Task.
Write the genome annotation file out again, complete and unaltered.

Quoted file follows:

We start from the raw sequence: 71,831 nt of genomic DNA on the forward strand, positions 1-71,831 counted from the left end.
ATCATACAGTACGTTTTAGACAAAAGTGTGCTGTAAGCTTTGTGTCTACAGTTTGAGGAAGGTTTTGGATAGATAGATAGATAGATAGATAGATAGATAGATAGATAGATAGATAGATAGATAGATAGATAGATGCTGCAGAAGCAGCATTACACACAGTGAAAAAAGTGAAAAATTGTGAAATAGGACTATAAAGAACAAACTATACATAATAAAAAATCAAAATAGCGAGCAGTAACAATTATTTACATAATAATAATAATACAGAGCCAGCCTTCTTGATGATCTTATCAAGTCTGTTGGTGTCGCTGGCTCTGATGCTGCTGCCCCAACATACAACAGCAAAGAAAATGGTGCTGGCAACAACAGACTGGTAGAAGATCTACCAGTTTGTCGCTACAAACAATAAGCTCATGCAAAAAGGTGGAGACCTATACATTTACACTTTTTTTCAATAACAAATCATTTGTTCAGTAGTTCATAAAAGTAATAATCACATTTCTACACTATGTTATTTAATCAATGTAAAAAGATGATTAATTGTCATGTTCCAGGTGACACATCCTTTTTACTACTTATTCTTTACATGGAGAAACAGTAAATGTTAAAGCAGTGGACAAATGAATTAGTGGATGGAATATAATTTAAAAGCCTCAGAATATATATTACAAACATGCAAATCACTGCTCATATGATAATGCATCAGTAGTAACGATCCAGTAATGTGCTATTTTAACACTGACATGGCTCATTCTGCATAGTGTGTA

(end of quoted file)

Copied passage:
We start from the raw sequence: 71,831 nt of genomic DNA on the forward strand, positions 1-71,831 counted from the left end.
ATCATACAGTACGTTTTAGACAAAAGTGTGCTGTAAGCTTTGTGTCTACAGTTTGAGGAAGGTTTTGGATAGATAGATAGATAGATAGATAGATAGATAGATAGATAGATAGATAGATAGATAGATAGATAGATGCTGCAGAAGCAGCATTACACACAGTGAAAAAAGTGAAAAATTGTGAAATAGGACTATAAAGAACAAACTATACATAATAAAAAATCAAAATAGCGAGCAGTAACAATTATTTACATAATAATAATAATACAGAGCCAGCCTTCTTGATGATCTTATCAAGTCTGTTGGTGTCGCTGGCTCTGATGCTGCTGCCCCAACATACAACAGCAAAGAAAATGGTGCTGGCAACAACAGACTGGTAGAAGATCTACCAGTTTGTCGCTACAAACAATAAGCTCATGCAAAAAGGTGGAGACCTATACATTTACACTTTTTTTCAATAACAAATCATTTGTTCAGTAGTTCATAAAAGTAATAATCACATTTCTACACTATGTTATTTAATCAATGTAAAAAGATGATTAATTGTCATGTTCCAGGTGACACATCCTTTTTACTACTTATTCTTTACATGGAGAAACAGTAAATGTTAAAGCAGTGGACAAATGAATTAGTGGATGGAATATAATTTAAAAGCCTCAGAATATATATTACAAACATGCAAATCACTGCTCATATGATAATGCATCAGTAGTAACGATCCAGTAATGTGCTATTTTAACACTGACATGGCTCATTCTGCATAGTGTGTA